Ottawa is in the throes of a gypsy moth caterpillar infestation! 

At this stage, the caterpillars are probably descending from the leaves at night and resting on the ground or at the base of the tree so checking your tree from 5 pm until dark and even after dark with a flashlight will net you a good haul of 2-3 inch caterpillars.  Then check the tree again in the morning when it starts to warm up:  7:30-9 am is a good time.  And, if you can, checking during the daytime also helps because the caterpillars will move around.  

This moth has 5 stages of caterpillar growth (instars) if a male and 6 if female (she eats more to lay down fat to produce her 300+ eggs later this year).

As of mid-June, we are about half- to three-quarters of the way through the caterpillars’ eating phases and as one caterpillar eats up to one square metre of leaf surface between hatching and pupating, it is important to continue monitoring our trees.  

The caterpillars will start to pupate any time now from late June or early July; this is a good time to look for the brown hard-cased pupae and flick them into a pail of detergent and water along with any remaining live caterpillars. Check any surface: walls, tires, car wheel wells, eaves, undersurface of branches and especially the trunks of trees.

The adults will emerge from the pupal cases in August, mate (the adults fly in search of females, the females normally do not fly) and the female lays the eggs in a yellow soft and furry mass.  At that point, we should begin the egg scraping and destruction process all over again.  

Pluck the caterpillars off your plants/trees and drop them into a bucket of soapy water.  Cover and let soak for up to 48 hours before safely disposing of the dead caterpillars.  

It is not too late to wrap trees in burlap or any breathable fabric or with a combination of sticky tape with shiny tape top and bottom.  Use string to hold the burlap in place.  The caterpillars will crawl under the burlap at night.   Safely dispose of any caterpillars that you catch. 

When handling the caterpillars, wear gloves as the hairs carry a histamine that can provoke an allergic reaction similar to poison ivy.  As the caterpillar goes from one instar to the next, the cast skins break down and the hairs are blowing around. So wear long-sleeved shirts and long pants and maybe even a hat when out walking or controlling the caterpillars.  Seek medical attention if the blisters are severe.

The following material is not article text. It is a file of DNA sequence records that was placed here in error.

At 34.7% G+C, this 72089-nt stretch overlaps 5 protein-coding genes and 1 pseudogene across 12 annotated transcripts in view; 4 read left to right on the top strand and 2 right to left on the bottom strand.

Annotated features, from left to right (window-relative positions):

Adopt a tree in Stanley Park and other wooded areas around New Edinburgh! In parks or street trees, mark the burlap with your name or initials (so others know that you are returning to remove the caterpillars) and check your adopted tree as many times a day as you can.  Eighty to 90 per cent of a tree’s defoliation occurs during the 5th and 6th instars when the caterpillars have reached their maximum size and so it is worth it to remove as many as possible now and over the next two weeks.

As a last resort, spray trees/plants with Btk (Bacillus thuringiensis kurstaki).  Ideally consult a professional. 

Additional information on gypsy moths, including how to deal with current caterpillar infestation, can be found on the City of Ottawa website.

All is not lost for the defoliated trees. WATER YOUR TREES frequently but DO NOT add fertilizer to the water or sprinkle fertilizer around the tree. Leaf loss is a stress and combined with this spring drought, the impact is doubled. Fertilizer promotes new woody growth but you want leaves only.

-Iola Price and Tamara Miller